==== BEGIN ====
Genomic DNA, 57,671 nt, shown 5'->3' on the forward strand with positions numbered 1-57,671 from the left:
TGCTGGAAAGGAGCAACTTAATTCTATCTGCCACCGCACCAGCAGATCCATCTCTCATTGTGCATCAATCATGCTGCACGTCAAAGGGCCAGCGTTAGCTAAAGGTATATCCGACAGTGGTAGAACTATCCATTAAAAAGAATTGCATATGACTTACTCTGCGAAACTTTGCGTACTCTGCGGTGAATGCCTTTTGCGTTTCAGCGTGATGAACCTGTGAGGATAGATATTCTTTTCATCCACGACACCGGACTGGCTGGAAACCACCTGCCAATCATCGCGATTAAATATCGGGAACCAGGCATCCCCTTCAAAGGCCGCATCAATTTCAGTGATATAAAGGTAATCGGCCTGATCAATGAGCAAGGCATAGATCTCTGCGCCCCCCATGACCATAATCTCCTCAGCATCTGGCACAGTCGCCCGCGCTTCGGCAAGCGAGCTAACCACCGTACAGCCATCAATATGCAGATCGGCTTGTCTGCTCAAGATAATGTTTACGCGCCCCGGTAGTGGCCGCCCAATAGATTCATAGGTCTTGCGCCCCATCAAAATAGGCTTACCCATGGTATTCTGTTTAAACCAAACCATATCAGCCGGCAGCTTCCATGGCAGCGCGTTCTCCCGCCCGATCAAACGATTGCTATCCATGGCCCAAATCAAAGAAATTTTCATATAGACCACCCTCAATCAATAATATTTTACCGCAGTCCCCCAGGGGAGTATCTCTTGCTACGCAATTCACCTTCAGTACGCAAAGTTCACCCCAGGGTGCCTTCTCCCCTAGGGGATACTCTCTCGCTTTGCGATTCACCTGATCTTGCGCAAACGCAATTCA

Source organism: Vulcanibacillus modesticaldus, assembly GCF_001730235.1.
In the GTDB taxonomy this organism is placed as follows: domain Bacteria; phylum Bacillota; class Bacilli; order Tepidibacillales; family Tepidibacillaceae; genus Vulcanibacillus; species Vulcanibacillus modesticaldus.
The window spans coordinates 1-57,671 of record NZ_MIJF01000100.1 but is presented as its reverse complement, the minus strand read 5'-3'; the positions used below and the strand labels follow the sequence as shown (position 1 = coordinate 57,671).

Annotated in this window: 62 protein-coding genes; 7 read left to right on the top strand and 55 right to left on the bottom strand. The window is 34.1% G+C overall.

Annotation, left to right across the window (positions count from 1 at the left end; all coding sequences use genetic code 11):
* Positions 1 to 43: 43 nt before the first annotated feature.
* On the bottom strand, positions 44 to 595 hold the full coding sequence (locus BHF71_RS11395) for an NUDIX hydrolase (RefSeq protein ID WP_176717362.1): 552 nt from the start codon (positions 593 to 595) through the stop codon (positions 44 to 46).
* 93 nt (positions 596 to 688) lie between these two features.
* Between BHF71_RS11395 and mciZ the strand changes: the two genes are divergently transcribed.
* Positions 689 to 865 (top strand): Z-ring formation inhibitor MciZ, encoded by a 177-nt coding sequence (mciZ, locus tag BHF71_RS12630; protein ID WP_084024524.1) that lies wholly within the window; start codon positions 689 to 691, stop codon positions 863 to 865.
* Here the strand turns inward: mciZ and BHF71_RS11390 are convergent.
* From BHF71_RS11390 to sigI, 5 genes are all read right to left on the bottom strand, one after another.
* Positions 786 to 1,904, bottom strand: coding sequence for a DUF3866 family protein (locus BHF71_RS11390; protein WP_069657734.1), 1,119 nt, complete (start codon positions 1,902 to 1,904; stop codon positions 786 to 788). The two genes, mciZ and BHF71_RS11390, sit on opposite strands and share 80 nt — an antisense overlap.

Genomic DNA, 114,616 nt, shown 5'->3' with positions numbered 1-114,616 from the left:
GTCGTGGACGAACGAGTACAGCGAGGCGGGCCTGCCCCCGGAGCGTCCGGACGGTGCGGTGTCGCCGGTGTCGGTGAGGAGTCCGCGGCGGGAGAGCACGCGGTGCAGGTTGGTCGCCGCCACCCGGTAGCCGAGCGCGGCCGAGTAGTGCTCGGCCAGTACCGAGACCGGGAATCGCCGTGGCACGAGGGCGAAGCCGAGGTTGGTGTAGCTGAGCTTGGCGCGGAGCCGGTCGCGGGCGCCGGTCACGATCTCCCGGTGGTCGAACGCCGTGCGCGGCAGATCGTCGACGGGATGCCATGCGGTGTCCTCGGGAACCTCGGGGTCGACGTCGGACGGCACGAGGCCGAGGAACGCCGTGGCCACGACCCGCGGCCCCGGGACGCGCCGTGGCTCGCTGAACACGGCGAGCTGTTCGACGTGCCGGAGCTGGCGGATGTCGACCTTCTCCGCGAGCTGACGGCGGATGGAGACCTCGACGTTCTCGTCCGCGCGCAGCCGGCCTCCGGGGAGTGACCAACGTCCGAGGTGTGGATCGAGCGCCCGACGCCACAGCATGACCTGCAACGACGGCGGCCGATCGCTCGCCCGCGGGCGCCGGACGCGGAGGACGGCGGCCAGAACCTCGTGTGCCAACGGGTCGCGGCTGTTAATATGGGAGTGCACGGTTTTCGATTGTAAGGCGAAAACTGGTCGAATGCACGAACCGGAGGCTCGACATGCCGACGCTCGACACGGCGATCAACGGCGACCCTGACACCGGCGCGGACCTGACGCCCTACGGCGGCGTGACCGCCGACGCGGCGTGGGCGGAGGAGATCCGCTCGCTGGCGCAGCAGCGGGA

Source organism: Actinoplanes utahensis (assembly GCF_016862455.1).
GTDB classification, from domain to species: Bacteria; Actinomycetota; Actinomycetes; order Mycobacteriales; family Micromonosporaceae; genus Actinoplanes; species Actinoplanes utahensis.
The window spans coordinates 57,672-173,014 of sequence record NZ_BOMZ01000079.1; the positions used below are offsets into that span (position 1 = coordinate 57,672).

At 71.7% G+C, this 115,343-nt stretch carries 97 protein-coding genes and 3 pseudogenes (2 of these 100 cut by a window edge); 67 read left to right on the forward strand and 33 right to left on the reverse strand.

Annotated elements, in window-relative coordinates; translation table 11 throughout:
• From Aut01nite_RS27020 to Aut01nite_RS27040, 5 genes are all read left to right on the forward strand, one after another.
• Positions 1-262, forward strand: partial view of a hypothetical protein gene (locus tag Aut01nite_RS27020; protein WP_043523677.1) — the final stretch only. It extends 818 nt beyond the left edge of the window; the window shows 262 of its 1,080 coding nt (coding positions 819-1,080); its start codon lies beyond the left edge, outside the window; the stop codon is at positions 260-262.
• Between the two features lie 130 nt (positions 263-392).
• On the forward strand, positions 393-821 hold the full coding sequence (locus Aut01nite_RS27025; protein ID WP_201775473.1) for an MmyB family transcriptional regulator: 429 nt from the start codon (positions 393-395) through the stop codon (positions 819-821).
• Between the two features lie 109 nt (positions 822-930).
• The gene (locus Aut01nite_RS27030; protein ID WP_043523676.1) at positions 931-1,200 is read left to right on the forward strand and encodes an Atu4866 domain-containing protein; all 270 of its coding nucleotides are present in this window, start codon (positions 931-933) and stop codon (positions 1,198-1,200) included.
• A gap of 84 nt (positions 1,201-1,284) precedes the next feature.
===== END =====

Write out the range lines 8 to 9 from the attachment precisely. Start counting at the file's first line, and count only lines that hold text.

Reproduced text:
* Positions 1 to 43: 43 nt before the first annotated feature.
* On the bottom strand, positions 44 to 595 hold the full coding sequence (locus BHF71_RS11395) for an NUDIX hydrolase (RefSeq protein ID WP_176717362.1): 552 nt from the start codon (positions 593 to 595) through the stop codon (positions 44 to 46).